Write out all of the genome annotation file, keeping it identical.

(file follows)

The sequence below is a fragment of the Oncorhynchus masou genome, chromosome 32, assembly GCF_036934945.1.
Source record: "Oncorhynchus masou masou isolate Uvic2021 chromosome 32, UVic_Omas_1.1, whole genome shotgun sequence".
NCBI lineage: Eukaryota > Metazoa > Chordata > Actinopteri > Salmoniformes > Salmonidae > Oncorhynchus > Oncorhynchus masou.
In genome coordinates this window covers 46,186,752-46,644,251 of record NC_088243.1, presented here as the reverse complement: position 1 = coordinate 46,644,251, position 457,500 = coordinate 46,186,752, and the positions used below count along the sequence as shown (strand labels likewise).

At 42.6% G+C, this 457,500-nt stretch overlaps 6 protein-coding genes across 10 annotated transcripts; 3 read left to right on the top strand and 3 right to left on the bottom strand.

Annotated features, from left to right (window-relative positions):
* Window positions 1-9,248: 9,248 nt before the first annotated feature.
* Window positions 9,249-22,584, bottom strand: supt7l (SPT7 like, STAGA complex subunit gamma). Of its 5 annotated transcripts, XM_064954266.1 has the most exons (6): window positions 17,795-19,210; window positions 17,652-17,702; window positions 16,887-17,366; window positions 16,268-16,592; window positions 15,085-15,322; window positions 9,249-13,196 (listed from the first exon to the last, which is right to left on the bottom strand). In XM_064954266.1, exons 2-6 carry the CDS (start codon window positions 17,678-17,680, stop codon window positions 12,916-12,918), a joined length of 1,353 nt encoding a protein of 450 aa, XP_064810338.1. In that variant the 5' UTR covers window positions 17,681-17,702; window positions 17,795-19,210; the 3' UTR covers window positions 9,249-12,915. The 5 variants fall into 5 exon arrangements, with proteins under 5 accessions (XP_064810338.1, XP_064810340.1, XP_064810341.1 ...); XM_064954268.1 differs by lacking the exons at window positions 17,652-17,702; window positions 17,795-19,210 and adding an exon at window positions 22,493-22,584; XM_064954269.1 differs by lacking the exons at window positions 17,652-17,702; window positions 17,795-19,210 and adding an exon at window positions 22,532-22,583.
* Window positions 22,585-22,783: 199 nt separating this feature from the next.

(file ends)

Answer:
The sequence below is a fragment of the Oncorhynchus masou genome, chromosome 32, assembly GCF_036934945.1.
Source record: "Oncorhynchus masou masou isolate Uvic2021 chromosome 32, UVic_Omas_1.1, whole genome shotgun sequence".
NCBI lineage: Eukaryota > Metazoa > Chordata > Actinopteri > Salmoniformes > Salmonidae > Oncorhynchus > Oncorhynchus masou.
In genome coordinates this window covers 46,186,752-46,644,251 of record NC_088243.1, presented here as the reverse complement: position 1 = coordinate 46,644,251, position 457,500 = coordinate 46,186,752, and the positions used below count along the sequence as shown (strand labels likewise).

At 42.6% G+C, this 457,500-nt stretch overlaps 6 protein-coding genes across 10 annotated transcripts; 3 read left to right on the top strand and 3 right to left on the bottom strand.

Annotated features, from left to right (window-relative positions):
* Window positions 1-9,248: 9,248 nt before the first annotated feature.
* Window positions 9,249-22,584, bottom strand: supt7l (SPT7 like, STAGA complex subunit gamma). Of its 5 annotated transcripts, XM_064954266.1 has the most exons (6): window positions 17,795-19,210; window positions 17,652-17,702; window positions 16,887-17,366; window positions 16,268-16,592; window positions 15,085-15,322; window positions 9,249-13,196 (listed from the first exon to the last, which is right to left on the bottom strand). In XM_064954266.1, exons 2-6 carry the CDS (start codon window positions 17,678-17,680, stop codon window positions 12,916-12,918), a joined length of 1,353 nt encoding a protein of 450 aa, XP_064810338.1. In that variant the 5' UTR covers window positions 17,681-17,702; window positions 17,795-19,210; the 3' UTR covers window positions 9,249-12,915. The 5 variants fall into 5 exon arrangements, with proteins under 5 accessions (XP_064810338.1, XP_064810340.1, XP_064810341.1 ...); XM_064954268.1 differs by lacking the exons at window positions 17,652-17,702; window positions 17,795-19,210 and adding an exon at window positions 22,493-22,584; XM_064954269.1 differs by lacking the exons at window positions 17,652-17,702; window positions 17,795-19,210 and adding an exon at window positions 22,532-22,583.
* Window positions 22,585-22,783: 199 nt separating this feature from the next.